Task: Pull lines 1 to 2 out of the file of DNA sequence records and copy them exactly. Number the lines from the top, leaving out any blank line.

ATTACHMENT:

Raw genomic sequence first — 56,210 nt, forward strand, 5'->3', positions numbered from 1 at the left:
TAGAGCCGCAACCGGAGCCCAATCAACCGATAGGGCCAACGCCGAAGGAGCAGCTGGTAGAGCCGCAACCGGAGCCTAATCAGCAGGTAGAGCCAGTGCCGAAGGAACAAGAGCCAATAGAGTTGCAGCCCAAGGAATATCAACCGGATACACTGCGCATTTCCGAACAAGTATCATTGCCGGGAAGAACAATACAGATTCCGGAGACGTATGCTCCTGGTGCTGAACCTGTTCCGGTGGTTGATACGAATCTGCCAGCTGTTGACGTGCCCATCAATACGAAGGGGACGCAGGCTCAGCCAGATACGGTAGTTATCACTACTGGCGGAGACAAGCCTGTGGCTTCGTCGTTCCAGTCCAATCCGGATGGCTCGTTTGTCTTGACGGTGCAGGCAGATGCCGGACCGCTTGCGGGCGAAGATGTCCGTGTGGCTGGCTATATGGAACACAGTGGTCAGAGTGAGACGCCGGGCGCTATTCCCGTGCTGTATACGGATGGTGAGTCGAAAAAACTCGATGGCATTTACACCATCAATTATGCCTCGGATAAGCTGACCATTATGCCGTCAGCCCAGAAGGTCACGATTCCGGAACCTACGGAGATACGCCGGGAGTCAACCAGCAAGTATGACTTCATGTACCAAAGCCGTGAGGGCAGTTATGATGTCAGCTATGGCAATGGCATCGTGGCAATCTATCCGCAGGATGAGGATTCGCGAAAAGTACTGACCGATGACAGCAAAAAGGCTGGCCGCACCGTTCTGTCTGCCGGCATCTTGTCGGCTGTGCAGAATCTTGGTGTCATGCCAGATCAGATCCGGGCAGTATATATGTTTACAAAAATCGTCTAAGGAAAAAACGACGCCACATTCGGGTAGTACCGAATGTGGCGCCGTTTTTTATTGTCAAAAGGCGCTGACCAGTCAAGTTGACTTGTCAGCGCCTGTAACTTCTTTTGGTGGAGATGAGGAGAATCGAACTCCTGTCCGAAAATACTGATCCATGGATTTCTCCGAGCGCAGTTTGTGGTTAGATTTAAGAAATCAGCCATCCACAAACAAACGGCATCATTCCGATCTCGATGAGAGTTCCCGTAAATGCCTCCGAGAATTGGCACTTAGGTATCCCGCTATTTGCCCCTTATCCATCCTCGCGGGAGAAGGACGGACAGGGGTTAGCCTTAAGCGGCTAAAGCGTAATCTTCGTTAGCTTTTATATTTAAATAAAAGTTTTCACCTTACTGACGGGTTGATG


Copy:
Raw genomic sequence first — 56,210 nt, forward strand, 5'->3', positions numbered from 1 at the left:
TAGAGCCGCAACCGGAGCCCAATCAACCGATAGGGCCAACGCCGAAGGAGCAGCTGGTAGAGCCGCAACCGGAGCCTAATCAGCAGGTAGAGCCAGTGCCGAAGGAACAAGAGCCAATAGAGTTGCAGCCCAAGGAATATCAACCGGATACACTGCGCATTTCCGAACAAGTATCATTGCCGGGAAGAACAATACAGATTCCGGAGACGTATGCTCCTGGTGCTGAACCTGTTCCGGTGGTTGATACGAATCTGCCAGCTGTTGACGTGCCCATCAATACGAAGGGGACGCAGGCTCAGCCAGATACGGTAGTTATCACTACTGGCGGAGACAAGCCTGTGGCTTCGTCGTTCCAGTCCAATCCGGATGGCTCGTTTGTCTTGACGGTGCAGGCAGATGCCGGACCGCTTGCGGGCGAAGATGTCCGTGTGGCTGGCTATATGGAACACAGTGGTCAGAGTGAGACGCCGGGCGCTATTCCCGTGCTGTATACGGATGGTGAGTCGAAAAAACTCGATGGCATTTACACCATCAATTATGCCTCGGATAAGCTGACCATTATGCCGTCAGCCCAGAAGGTCACGATTCCGGAACCTACGGAGATACGCCGGGAGTCAACCAGCAAGTATGACTTCATGTACCAAAGCCGTGAGGGCAGTTATGATGTCAGCTATGGCAATGGCATCGTGGCAATCTATCCGCAGGATGAGGATTCGCGAAAAGTACTGACCGATGACAGCAAAAAGGCTGGCCGCACCGTTCTGTCTGCCGGCATCTTGTCGGCTGTGCAGAATCTTGGTGTCATGCCAGATCAGATCCGGGCAGTATATATGTTTACAAAAATCGTCTAAGGAAAAAACGACGCCACATTCGGGTAGTACCGAATGTGGCGCCGTTTTTTATTGTCAAAAGGCGCTGACCAGTCAAGTTGACTTGTCAGCGCCTGTAACTTCTTTTGGTGGAGATGAGGAGAATCGAACTCCTGTCCGAAAATACTGATCCATGGATTTCTCCGAGCGCAGTTTGTGGTTAGATTTAAGAAATCAGCCATCCACAAACAAACGGCATCATTCCGATCTCGATGAGAGTTCCCGTAAATGCCTCCGAGAATTGGCACTTAGGTATCCCGCTATTTGCCCCTTATCCATCCTCGCGGGAGAAGGACGGACAGGGGTTAGCCTTAAGCGGCTAAAGCGTAATCTTCGTTAGCTTTTATATTTAAATAAAAGTTTTCACCTTACTGACGGGTTGATG